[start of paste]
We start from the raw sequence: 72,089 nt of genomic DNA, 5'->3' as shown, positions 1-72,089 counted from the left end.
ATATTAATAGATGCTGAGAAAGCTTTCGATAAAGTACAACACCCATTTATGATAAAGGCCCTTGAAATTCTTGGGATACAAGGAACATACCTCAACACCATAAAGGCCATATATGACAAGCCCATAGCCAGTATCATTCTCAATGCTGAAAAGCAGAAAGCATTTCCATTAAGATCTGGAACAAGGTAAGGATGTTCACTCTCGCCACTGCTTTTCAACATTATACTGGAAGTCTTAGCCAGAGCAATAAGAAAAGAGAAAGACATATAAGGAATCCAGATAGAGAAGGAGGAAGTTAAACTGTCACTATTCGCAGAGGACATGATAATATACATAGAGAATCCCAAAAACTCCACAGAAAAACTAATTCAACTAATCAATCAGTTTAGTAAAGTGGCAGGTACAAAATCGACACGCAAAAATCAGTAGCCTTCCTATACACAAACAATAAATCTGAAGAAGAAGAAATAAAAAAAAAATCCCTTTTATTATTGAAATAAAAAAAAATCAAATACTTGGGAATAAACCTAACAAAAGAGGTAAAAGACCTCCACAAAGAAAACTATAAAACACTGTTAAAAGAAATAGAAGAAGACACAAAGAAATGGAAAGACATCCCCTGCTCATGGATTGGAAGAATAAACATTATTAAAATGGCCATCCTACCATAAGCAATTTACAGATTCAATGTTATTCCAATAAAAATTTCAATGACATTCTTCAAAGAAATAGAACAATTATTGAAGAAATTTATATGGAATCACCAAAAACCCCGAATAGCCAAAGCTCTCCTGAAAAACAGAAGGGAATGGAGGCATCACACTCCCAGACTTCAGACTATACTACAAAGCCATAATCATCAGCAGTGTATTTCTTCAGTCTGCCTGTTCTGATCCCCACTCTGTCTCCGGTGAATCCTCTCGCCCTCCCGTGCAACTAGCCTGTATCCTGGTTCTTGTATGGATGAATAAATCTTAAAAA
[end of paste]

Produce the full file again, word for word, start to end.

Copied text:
We start from the raw sequence: 72,089 nt of genomic DNA, 5'->3' as shown, positions 1-72,089 counted from the left end.
ATATTAATAGATGCTGAGAAAGCTTTCGATAAAGTACAACACCCATTTATGATAAAGGCCCTTGAAATTCTTGGGATACAAGGAACATACCTCAACACCATAAAGGCCATATATGACAAGCCCATAGCCAGTATCATTCTCAATGCTGAAAAGCAGAAAGCATTTCCATTAAGATCTGGAACAAGGTAAGGATGTTCACTCTCGCCACTGCTTTTCAACATTATACTGGAAGTCTTAGCCAGAGCAATAAGAAAAGAGAAAGACATATAAGGAATCCAGATAGAGAAGGAGGAAGTTAAACTGTCACTATTCGCAGAGGACATGATAATATACATAGAGAATCCCAAAAACTCCACAGAAAAACTAATTCAACTAATCAATCAGTTTAGTAAAGTGGCAGGTACAAAATCGACACGCAAAAATCAGTAGCCTTCCTATACACAAACAATAAATCTGAAGAAGAAGAAATAAAAAAAAAATCCCTTTTATTATTGAAATAAAAAAAAATCAAATACTTGGGAATAAACCTAACAAAAGAGGTAAAAGACCTCCACAAAGAAAACTATAAAACACTGTTAAAAGAAATAGAAGAAGACACAAAGAAATGGAAAGACATCCCCTGCTCATGGATTGGAAGAATAAACATTATTAAAATGGCCATCCTACCATAAGCAATTTACAGATTCAATGTTATTCCAATAAAAATTTCAATGACATTCTTCAAAGAAATAGAACAATTATTGAAGAAATTTATATGGAATCACCAAAAACCCCGAATAGCCAAAGCTCTCCTGAAAAACAGAAGGGAATGGAGGCATCACACTCCCAGACTTCAGACTATACTACAAAGCCATAATCATCAGCAGTGTATTTCTTCAGTCTGCCTGTTCTGATCCCCACTCTGTCTCCGGTGAATCCTCTCGCCCTCCCGTGCAACTAGCCTGTATCCTGGTTCTTGTATGGATGAATAAATCTTAAAAA